On Friday, October 14, 2011, more than 250 career professionals from the United States, Canada, and the United Kingdom met in 15 live and virtual events sponsored by the Career Thought Leaders Consortium. Their objective was to brainstorm best practices, innovations, trends new programs, new processes, and other observations that are currently impacting, and projected to impact, global employment, job search, and career management. Each event was hosted by a facilitator and sessions were recorded by a scribe. Post-event data was aggregated, evaluated, and was presented in a document of critical findings and forecasts.
Part one of this post discussed considerations for “The Now. This post is part two in this series and discusses “The New” in the changing employment landscape.
The Changing Employment Landscape: THE NEW
Free-agency careers continue to grow.
HIRE magazine predicts that up to 50% of the workforce may be free agents by 2030. Freelancing and flexibility will increase.
Free-agency careers support the desire for more balance in work life, especially around childcare.
It was noted that graduates are equally looking for more balance alongside concerns about social and environmental responsibility. This is consistent with a shift away from women wanting/having “it all” and increasing concerns about family balance.
Healthcare issues affect employment trends.
One career professional wondered whether the new healthcare law has generated “brain drain,” driving college graduates out of the state because small businesses are now required to provide healthcare coverage. Others projected that a comprehensive national healthcare plan would support the shift to freelance/portfolio careers because employees wouldn’t have to stay with an employer just to get healthcare coverage.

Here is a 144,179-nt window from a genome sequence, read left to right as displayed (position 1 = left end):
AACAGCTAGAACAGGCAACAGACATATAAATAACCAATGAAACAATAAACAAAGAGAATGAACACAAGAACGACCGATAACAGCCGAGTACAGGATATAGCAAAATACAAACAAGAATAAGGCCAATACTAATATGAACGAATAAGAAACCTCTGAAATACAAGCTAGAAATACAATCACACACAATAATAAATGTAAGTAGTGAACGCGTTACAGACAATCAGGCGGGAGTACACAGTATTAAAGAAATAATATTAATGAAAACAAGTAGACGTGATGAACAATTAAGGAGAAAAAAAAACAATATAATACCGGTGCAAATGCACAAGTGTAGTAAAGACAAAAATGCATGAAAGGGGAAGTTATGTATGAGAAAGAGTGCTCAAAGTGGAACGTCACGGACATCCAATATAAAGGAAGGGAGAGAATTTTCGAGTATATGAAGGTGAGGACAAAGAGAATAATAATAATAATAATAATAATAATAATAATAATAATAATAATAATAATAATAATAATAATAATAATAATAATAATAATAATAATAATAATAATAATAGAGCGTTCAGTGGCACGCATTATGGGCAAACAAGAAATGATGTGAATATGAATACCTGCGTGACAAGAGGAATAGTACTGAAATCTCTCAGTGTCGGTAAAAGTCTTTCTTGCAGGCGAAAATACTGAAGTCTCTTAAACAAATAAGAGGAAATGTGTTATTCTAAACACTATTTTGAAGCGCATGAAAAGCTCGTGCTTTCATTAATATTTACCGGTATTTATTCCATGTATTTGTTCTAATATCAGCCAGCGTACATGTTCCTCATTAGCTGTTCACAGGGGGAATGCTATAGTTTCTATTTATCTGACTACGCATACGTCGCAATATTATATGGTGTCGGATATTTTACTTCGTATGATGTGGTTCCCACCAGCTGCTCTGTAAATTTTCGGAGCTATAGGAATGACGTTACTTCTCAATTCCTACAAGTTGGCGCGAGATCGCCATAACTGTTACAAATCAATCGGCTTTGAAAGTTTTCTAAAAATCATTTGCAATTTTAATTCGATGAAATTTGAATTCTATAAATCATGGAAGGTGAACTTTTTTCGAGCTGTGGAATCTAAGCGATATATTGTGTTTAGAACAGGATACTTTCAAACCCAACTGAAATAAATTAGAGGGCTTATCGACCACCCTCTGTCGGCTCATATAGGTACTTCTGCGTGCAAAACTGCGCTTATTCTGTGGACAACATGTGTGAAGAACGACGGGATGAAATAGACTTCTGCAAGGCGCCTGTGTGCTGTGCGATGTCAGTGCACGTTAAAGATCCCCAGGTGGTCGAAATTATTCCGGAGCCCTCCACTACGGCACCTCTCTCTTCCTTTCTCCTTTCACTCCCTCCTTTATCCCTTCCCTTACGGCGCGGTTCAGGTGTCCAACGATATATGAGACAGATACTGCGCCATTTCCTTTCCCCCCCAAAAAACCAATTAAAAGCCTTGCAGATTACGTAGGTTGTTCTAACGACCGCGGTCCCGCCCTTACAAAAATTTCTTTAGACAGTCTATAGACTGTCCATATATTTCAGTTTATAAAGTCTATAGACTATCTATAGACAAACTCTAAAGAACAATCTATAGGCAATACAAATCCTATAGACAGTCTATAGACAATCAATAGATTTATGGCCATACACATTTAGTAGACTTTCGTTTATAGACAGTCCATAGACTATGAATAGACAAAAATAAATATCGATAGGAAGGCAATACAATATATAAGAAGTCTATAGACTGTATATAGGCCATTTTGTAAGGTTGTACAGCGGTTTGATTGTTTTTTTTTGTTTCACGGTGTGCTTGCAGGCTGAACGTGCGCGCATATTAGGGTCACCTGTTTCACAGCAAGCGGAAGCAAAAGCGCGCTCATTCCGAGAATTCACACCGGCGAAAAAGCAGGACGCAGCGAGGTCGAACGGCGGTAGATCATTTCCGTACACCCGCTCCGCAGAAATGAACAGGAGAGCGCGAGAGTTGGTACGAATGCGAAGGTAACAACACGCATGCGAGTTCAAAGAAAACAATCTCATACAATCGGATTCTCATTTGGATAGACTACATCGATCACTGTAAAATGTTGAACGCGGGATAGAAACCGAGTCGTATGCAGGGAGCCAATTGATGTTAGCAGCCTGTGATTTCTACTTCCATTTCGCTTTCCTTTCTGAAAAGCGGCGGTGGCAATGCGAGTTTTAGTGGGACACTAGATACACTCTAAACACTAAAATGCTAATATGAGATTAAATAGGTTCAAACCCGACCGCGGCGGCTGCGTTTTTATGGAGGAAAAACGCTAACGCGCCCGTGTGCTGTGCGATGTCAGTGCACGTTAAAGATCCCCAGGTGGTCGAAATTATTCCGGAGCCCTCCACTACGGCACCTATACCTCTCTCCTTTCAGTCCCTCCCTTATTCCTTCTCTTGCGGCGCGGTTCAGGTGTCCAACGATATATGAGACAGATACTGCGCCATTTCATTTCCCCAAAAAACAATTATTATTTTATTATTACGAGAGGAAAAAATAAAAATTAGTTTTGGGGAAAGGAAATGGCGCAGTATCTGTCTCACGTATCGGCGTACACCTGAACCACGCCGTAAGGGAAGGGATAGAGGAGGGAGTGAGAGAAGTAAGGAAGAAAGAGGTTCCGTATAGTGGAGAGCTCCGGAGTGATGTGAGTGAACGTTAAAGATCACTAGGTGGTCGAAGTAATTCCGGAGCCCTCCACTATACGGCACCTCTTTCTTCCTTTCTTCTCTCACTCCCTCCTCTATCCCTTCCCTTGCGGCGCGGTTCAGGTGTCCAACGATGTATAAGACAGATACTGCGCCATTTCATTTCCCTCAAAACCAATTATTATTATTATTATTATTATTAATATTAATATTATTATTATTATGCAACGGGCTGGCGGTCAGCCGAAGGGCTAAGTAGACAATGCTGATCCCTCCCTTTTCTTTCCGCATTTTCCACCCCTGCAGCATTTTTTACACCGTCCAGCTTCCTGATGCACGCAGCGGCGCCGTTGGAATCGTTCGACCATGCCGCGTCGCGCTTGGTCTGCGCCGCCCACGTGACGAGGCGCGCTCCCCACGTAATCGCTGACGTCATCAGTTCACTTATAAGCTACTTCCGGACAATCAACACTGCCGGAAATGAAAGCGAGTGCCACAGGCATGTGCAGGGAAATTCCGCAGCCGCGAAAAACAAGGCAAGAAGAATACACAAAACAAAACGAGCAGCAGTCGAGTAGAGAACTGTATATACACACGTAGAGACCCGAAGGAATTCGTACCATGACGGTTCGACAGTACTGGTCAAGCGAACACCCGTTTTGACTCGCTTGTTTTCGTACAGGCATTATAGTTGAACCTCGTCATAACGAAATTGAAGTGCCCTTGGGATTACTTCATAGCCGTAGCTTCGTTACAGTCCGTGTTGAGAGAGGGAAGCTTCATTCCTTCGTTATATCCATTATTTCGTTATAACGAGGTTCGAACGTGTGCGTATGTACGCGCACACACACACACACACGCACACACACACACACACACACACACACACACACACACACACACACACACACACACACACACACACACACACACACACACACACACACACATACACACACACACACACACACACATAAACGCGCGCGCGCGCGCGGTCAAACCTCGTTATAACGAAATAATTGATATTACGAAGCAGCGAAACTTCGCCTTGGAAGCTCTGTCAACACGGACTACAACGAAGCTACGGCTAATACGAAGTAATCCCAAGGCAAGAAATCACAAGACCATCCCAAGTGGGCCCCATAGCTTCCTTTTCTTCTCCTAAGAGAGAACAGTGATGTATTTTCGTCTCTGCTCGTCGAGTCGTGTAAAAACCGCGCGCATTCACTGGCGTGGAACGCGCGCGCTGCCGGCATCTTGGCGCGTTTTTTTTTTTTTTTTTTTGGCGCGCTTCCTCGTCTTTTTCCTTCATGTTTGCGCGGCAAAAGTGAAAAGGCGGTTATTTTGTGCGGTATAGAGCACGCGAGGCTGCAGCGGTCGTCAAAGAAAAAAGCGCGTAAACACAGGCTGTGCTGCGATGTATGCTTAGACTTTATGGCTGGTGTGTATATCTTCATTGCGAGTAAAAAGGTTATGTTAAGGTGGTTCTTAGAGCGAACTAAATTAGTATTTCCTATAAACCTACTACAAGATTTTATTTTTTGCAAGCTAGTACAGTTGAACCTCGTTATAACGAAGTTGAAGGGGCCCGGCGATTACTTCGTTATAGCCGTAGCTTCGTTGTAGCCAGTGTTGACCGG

Entrepreneurs are selling themselves via technology.
Specifically, this includes e-commerce and the increased use of social media such as Facebook pages, websites, Twitter, LinkedIn profiles, and online networking.
There is a new culture of independence.
Workers come and go, companies merge and split, and people become more creative in how they promote themselves (especially when freelancing). Big companies will branch out and people will move on to do their own thing.
Post-retirement candidates who cannot adapt/change will stay retired.
To remain a valuable part of today’s dynamic workforce, all candidates must adapt to changes in technology, hiring and employment paradigms, and other things directly impacting how we all work.
Talent alignment is a new emphasis.
Employers are looking at retraining key employees to break the cycle of laying off current staff and then turning around and hiring new employees with specific skills.